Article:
The legends would gain from commenting the figures presented.

Raw data :
No high quality pictures were available to download, no additional content.

Experimental design

Scope :
This manuscript fits the scope of PeerJ concerning research and biology/veterinary sciences.

Question/gap :
The data presented here aims to fill a gap concerning reptile ontology.
I suggest additional references:
- DOI: 10.1111/j.1439-0264.2011.01101.x
- PMID: 9929611
- DOI: 10.1111/j.1741-4520.2009.00233.x (Development of olfactory epithelium in the human fetus: scanning electron microscopic observations. Kimura et al. 2009)
- doi: 10.1016/bs.ctdb.2014.11.010 (Neural crest and placode contributions to olfactory development, Suzuki, Osumi, 2015)
- doi: 10.1111/j.1439-0264.2008.00847.x (Scanning electron microscopical study of the lingual epithelium of green iguana (Iguana iguana), Abatte et al. 2008)

Validity of the findings

Results, rationale :
The experiment covers a large part of ontogenesis. One hatched specimen might have given a reference point.
Development descriptions include general anatomy and type of epithelium. A deeper and more specific cell population description would help characterize the tissue (gobelet cells?)
Result description is structured and clear
“We have chosen to believe that” should not be mentioned as such in a scientific paper.
A conclusion on the anatomical location of the olfactory portion of the epithelium is based only on the general analogy to mammal epithelium and lacks observation of proof.

Robust data :
A total number of animals used lacks, showing number of samples.
Despite a bad quality of figures, it seems the samples are well stained and of technical quality.

Conclusion :
The manuscript shows moderation in its conclusion and rejoins the original question.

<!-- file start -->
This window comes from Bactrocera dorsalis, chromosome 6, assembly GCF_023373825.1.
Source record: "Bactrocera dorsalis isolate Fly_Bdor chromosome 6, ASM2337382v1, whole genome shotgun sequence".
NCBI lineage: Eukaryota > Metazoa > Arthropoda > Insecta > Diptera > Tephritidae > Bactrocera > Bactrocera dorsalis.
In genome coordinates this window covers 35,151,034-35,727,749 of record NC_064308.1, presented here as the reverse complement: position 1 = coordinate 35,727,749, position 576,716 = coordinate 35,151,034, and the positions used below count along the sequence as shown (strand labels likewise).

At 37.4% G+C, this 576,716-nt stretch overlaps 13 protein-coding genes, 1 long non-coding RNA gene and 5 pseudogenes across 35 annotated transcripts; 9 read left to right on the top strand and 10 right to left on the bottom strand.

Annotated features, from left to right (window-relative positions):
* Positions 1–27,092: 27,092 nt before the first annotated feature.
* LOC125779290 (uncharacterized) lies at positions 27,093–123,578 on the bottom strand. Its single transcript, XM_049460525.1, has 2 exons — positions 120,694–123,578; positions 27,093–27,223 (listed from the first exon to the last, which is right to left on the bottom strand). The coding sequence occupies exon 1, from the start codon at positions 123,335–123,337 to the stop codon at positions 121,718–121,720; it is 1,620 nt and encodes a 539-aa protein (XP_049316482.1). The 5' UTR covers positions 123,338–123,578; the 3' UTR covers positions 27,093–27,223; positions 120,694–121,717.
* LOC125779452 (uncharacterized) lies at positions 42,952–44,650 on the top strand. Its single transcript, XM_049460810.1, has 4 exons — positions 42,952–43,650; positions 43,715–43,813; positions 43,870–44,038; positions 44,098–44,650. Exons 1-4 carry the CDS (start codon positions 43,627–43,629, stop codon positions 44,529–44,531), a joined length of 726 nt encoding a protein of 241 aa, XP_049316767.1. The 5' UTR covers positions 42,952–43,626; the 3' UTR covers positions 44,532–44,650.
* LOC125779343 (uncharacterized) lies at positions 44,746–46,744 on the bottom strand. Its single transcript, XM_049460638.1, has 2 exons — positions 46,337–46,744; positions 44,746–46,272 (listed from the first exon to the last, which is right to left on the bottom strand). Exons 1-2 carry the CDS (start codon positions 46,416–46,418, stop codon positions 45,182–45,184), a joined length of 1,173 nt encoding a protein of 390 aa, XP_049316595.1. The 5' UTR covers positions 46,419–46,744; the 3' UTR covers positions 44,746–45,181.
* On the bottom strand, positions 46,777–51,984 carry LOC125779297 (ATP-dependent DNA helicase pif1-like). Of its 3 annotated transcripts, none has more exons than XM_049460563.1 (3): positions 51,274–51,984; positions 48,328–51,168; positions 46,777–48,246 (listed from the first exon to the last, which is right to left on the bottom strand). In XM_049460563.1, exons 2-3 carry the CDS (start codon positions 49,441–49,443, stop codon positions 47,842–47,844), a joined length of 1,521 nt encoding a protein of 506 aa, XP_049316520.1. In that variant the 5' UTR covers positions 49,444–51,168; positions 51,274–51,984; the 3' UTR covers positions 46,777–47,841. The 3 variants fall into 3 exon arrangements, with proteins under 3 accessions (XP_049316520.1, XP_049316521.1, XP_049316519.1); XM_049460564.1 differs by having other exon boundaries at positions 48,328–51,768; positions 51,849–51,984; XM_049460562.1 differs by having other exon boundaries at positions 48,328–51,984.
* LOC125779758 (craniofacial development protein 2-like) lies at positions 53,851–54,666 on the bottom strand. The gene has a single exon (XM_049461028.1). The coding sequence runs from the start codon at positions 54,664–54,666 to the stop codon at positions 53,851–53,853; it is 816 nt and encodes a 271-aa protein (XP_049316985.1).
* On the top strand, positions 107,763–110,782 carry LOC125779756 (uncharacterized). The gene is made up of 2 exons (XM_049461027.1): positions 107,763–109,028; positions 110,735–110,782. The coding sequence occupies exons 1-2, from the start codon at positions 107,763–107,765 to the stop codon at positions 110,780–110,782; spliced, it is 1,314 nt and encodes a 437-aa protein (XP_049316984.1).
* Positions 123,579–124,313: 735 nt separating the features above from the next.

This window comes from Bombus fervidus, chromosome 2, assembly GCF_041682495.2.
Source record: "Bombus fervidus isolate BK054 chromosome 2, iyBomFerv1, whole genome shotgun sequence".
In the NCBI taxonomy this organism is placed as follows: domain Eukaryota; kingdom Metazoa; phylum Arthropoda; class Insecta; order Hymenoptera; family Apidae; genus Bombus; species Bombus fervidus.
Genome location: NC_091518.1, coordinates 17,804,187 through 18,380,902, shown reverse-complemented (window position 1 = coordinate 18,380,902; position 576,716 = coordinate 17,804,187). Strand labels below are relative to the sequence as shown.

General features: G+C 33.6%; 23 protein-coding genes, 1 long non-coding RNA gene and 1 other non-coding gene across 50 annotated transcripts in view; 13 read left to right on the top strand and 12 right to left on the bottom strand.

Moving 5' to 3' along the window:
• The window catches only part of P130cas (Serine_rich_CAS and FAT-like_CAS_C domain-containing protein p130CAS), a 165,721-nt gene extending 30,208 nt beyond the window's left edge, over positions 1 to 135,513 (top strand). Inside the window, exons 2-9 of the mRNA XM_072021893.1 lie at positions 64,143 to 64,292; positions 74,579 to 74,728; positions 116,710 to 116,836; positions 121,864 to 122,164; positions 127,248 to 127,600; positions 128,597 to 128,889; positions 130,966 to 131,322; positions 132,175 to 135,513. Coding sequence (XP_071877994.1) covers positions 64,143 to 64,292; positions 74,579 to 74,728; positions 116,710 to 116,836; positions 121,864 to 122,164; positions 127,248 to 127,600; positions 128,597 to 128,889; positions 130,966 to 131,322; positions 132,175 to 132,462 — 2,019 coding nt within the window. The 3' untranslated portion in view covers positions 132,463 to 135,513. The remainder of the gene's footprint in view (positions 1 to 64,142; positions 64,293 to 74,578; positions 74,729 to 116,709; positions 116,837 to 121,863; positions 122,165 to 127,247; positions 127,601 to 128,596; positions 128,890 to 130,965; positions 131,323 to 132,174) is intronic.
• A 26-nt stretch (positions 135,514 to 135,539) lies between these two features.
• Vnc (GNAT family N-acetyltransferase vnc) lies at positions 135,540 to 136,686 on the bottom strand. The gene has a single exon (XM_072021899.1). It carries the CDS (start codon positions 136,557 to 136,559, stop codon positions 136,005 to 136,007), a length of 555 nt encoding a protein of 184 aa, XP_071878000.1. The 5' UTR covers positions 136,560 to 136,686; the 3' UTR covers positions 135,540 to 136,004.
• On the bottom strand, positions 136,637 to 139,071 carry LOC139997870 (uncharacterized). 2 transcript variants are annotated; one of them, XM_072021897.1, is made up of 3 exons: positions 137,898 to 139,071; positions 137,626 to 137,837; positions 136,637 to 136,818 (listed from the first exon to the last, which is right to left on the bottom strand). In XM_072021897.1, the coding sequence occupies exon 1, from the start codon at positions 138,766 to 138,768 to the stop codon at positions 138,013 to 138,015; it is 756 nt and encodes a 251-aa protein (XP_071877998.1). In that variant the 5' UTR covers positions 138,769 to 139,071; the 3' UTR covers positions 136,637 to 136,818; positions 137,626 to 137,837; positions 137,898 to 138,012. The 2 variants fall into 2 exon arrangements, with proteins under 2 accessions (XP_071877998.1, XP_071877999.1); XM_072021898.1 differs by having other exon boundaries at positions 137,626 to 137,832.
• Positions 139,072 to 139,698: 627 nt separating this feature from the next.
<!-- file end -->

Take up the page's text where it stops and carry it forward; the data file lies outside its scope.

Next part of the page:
Additional comments

For the reasons mentioned above, I believe this manuscript deserves revision, in particular its figures, the phrasing of the overall paper, and the precocious comparison regarding mammalian analogy.

Reviewer 2 ·

Basic reporting

- The authors should develop (explain clearly) the originality of this article in comparison with previous studies and the interest of this knowledge, Indeed authors point out that it was described by Slaby in 1982

-It could be interesting to give a quick remaining (in the introduction) on the importance of olfactory system (and the vomeronasal organ) in reptiles/lezards, topography, physiology, vascularisation, innervation etc..

- Figure legend should be self-sufficient, so add more details on the species, coloration etc. For a better understanding, please highlight (arrow, arrow head…) the position of visible structures (vomeronasal organ, primary choana, adjacent structures …)

- Figure 8 was not available in high resolution

- Figures 3 and 4 ; 6 and 7 ; 8 and 9 could be merged to permit easier comparisons

Experimental design

- It might be interesting to explain the reasons for beginning at day 67 and every 4 days. Please explain if samples were made before day 67 and nasal structures were not yet visible.

Validity of the findings

- Observations could be stronger with a statistical justification. How many samples/embryos? What was the statistical analyses to investigate variation between samples and incubation duration ?

Additional comments

The article is well illustrated and valuable. This one could be accepted for publication under minor corrections

All text and materials provided via this peer-review history page are made available under a Creative Commons Attribution License, which permits unrestricted use, distribution, and reproduction in any medium, provided the original author and source are credited.